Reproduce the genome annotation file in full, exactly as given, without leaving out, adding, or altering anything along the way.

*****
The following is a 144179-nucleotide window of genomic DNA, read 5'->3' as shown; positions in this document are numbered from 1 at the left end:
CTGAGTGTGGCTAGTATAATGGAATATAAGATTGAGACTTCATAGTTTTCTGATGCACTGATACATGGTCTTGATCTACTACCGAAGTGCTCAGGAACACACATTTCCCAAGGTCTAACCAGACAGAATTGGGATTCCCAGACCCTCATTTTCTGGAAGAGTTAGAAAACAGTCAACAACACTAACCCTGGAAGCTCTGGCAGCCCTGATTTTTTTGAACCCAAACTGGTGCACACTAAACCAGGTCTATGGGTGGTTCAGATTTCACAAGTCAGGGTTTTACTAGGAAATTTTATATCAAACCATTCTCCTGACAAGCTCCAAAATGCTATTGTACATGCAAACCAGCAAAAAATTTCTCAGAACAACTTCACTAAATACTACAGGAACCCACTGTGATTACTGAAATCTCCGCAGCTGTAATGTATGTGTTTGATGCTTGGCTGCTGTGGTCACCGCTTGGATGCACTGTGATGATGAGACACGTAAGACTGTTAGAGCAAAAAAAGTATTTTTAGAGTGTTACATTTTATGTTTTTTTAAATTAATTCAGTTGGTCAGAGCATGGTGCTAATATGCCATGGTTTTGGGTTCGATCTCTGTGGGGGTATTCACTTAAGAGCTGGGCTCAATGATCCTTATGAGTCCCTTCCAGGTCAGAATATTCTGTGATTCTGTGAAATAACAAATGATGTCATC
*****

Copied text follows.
The following is a 144179-nucleotide window of genomic DNA, read 5'->3' as shown; positions in this document are numbered from 1 at the left end:
CTGAGTGTGGCTAGTATAATGGAATATAAGATTGAGACTTCATAGTTTTCTGATGCACTGATACATGGTCTTGATCTACTACCGAAGTGCTCAGGAACACACATTTCCCAAGGTCTAACCAGACAGAATTGGGATTCCCAGACCCTCATTTTCTGGAAGAGTTAGAAAACAGTCAACAACACTAACCCTGGAAGCTCTGGCAGCCCTGATTTTTTTGAACCCAAACTGGTGCACACTAAACCAGGTCTATGGGTGGTTCAGATTTCACAAGTCAGGGTTTTACTAGGAAATTTTATATCAAACCATTCTCCTGACAAGCTCCAAAATGCTATTGTACATGCAAACCAGCAAAAAATTTCTCAGAACAACTTCACTAAATACTACAGGAACCCACTGTGATTACTGAAATCTCCGCAGCTGTAATGTATGTGTTTGATGCTTGGCTGCTGTGGTCACCGCTTGGATGCACTGTGATGATGAGACACGTAAGACTGTTAGAGCAAAAAAAGTATTTTTAGAGTGTTACATTTTATGTTTTTTTAAATTAATTCAGTTGGTCAGAGCATGGTGCTAATATGCCATGGTTTTGGGTTCGATCTCTGTGGGGGTATTCACTTAAGAGCTGGGCTCAATGATCCTTATGAGTCCCTTCCAGGTCAGAATATTCTGTGATTCTGTGAAATAACAAATGATGTCATC